Or, Marketing Lies 2006.
Actually, this one is easy to explain.
Technically, a kilobyte is 1024 bytes (i.e., 2 to the tenth power), which of course is close to 1000 and of course "kilo-" means 1000. But we computer types always like to count by 2's and powers of 2. 1024 makes much more sense to a computer. It's really a coincidence that the
numbers work out like this.
Similarly megabytes really means 220 bytes or 1,048,576 bytes, but of course it's much easier to say it's a million bytes.
A gigabyte is really 1,073,741,824 bytes, although we humans (and especially lower life forms like marketing types) like to think it's a billion bytes.
So when your harddrive claims to be 200GB but your computer only reports it as 186GB, they are both correct. The marketing people just take the version of "gigabyte" that is most convenient for their purposes, whereas your computer uses the "correct" definition from a computer science point of view. The computer science gigabyte is 7% bigger, which explains the discrepancy. Of course, if your hard drive claims to provide 200GB of storage, you can rest assured that you are getting 200,000,000,000 bytes (give or take, formatting the disk takes up some of the space). Of course, since the price per byte for harddrives has dropped by a factor of about 20,000 since I bought my first harddrive in 1989, I'm not too worried either way.
There have been two proposals to fix this confusion:
1. The first proposal is that we use a different prefix when referring to the "computer science" versions of kilobyte, megabyte, etc, since "kilo-" is universally accepted to mean "one thousand", "mega-" universally means "one million". The idea proposed is to contract the word "binary byte" with the Systeme Internationale numerical prefix, so that 1024 bytes is "KIlo BInary BYTES" or "kibibytes". This also gives us "mebibytes", "gibibytes", etc. This has not caught on for two reasons: First, it is hopelessly pedantic, and second, it makes the speaker sound like he has some kind of speech impediment.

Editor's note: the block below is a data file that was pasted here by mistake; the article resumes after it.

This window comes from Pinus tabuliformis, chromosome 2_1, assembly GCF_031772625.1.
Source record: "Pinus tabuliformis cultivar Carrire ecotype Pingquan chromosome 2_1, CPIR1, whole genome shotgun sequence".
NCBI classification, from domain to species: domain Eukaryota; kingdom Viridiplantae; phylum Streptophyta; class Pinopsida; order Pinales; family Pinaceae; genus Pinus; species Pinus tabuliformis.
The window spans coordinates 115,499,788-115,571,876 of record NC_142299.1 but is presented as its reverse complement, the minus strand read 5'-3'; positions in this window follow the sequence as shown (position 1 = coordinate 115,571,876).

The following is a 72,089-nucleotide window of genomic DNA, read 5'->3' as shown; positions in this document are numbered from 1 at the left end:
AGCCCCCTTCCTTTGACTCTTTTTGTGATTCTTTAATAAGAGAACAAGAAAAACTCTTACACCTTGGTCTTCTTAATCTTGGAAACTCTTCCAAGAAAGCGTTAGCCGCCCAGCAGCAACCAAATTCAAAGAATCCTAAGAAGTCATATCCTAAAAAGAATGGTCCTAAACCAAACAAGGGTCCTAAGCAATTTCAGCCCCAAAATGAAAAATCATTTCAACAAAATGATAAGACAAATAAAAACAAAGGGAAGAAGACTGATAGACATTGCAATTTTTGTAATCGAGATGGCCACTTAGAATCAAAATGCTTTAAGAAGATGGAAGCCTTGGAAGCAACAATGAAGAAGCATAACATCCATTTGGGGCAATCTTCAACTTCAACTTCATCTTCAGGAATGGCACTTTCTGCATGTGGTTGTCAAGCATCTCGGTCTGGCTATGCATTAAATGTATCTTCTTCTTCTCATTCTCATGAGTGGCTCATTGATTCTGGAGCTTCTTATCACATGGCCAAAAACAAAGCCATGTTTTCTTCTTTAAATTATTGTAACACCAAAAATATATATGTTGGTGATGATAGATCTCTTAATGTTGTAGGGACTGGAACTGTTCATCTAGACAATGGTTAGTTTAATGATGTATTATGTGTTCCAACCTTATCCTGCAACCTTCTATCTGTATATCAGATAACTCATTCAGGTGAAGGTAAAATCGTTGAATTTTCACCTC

2. The second proposal is something I am making at this moment. A very dangerous plague that affects many parts of the world, especially third world countries, is that of land mines. There are millions of land mines around the world just waiting for some innocent person, years or even decades after the war in which the mines were used, to walk across it and lose a limb or even his life. I propose that we create an international task force for defusing all land mines and that they can be very effective by employing a very long stick with a marketing person tied to the end. If you are one of those people who claim (as I actually do) to hold human life precious, you can at least take the less satisfying alternative of mocking marketing types whenever possible, or at least buying a Dilbert book where it is already done for your convenience.
If you feel ripped off by the marketing legalese that gives you 7% less disk space than you think you are getting, be glad you weren't buying backup tapes in the early 90's. I didn't discover until too late when they described the capacity of a backup tape, they would assume a compression ratio of 2:1, meaning when they claimed the tape stored 120MB, that meant it really stored 60MB, and they "assumed" that you would use compression. Needless to say, this was much more dishonest that the "gigabyte" controversy described above, especially given the fact that the stuff I was backing up was usually compressed to begin with. I don't know if they do that any more since I haven't bought a backup tape in over a decade, but I wouldn't be surprised if there had been a class action lawsuit.
There actually was a successful class action lawsuit over the size of computer monitors. When describing the size of a monitor, the monitor manufacturers would describe the diagonal size of the cathode ray tube, a good inch to inch and a half of which was not usable because it was inside the frame of the monitor. The class action suit resulted, like all such suits, in some lawyers getting millions of dollars, while those of us actually affected by the wrong-doing got an insultingly small amount of money, and only if we went through some laborious process that would cost 5 or 10 or 20 times as much, given the value of our time, to actually receive. But at the least the monitor makers stopped this particular instance of lying.